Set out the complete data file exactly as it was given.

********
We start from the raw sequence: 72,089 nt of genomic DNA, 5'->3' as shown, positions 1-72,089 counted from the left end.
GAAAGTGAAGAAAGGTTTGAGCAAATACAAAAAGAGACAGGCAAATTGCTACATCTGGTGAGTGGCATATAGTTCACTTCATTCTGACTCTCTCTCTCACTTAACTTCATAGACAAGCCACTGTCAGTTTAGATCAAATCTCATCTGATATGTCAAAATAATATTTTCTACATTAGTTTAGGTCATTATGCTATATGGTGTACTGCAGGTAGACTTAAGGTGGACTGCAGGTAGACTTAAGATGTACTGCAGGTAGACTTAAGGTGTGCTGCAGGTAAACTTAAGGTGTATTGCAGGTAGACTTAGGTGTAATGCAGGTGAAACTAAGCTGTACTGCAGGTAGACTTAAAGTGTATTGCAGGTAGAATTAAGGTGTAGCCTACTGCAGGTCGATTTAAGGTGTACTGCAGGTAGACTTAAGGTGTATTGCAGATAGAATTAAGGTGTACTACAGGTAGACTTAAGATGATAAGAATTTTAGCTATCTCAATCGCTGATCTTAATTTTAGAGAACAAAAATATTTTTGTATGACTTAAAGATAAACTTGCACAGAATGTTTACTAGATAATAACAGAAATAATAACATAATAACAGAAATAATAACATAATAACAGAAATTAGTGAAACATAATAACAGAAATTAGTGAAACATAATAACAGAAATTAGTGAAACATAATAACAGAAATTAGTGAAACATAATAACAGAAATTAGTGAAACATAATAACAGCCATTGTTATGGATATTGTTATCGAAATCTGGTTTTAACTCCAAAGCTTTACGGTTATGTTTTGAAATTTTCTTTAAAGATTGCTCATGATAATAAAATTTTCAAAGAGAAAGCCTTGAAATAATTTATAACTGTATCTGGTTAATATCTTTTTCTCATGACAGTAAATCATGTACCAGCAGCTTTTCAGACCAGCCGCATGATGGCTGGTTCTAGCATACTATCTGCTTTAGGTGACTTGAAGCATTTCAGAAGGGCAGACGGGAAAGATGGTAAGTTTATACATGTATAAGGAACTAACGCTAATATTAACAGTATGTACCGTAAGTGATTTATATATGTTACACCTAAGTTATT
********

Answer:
We start from the raw sequence: 72,089 nt of genomic DNA, 5'->3' as shown, positions 1-72,089 counted from the left end.
GAAAGTGAAGAAAGGTTTGAGCAAATACAAAAAGAGACAGGCAAATTGCTACATCTGGTGAGTGGCATATAGTTCACTTCATTCTGACTCTCTCTCTCACTTAACTTCATAGACAAGCCACTGTCAGTTTAGATCAAATCTCATCTGATATGTCAAAATAATATTTTCTACATTAGTTTAGGTCATTATGCTATATGGTGTACTGCAGGTAGACTTAAGGTGGACTGCAGGTAGACTTAAGATGTACTGCAGGTAGACTTAAGGTGTGCTGCAGGTAAACTTAAGGTGTATTGCAGGTAGACTTAGGTGTAATGCAGGTGAAACTAAGCTGTACTGCAGGTAGACTTAAAGTGTATTGCAGGTAGAATTAAGGTGTAGCCTACTGCAGGTCGATTTAAGGTGTACTGCAGGTAGACTTAAGGTGTATTGCAGATAGAATTAAGGTGTACTACAGGTAGACTTAAGATGATAAGAATTTTAGCTATCTCAATCGCTGATCTTAATTTTAGAGAACAAAAATATTTTTGTATGACTTAAAGATAAACTTGCACAGAATGTTTACTAGATAATAACAGAAATAATAACATAATAACAGAAATAATAACATAATAACAGAAATTAGTGAAACATAATAACAGAAATTAGTGAAACATAATAACAGAAATTAGTGAAACATAATAACAGAAATTAGTGAAACATAATAACAGAAATTAGTGAAACATAATAACAGCCATTGTTATGGATATTGTTATCGAAATCTGGTTTTAACTCCAAAGCTTTACGGTTATGTTTTGAAATTTTCTTTAAAGATTGCTCATGATAATAAAATTTTCAAAGAGAAAGCCTTGAAATAATTTATAACTGTATCTGGTTAATATCTTTTTCTCATGACAGTAAATCATGTACCAGCAGCTTTTCAGACCAGCCGCATGATGGCTGGTTCTAGCATACTATCTGCTTTAGGTGACTTGAAGCATTTCAGAAGGGCAGACGGGAAAGATGGTAAGTTTATACATGTATAAGGAACTAACGCTAATATTAACAGTATGTACCGTAAGTGATTTATATATGTTACACCTAAGTTATT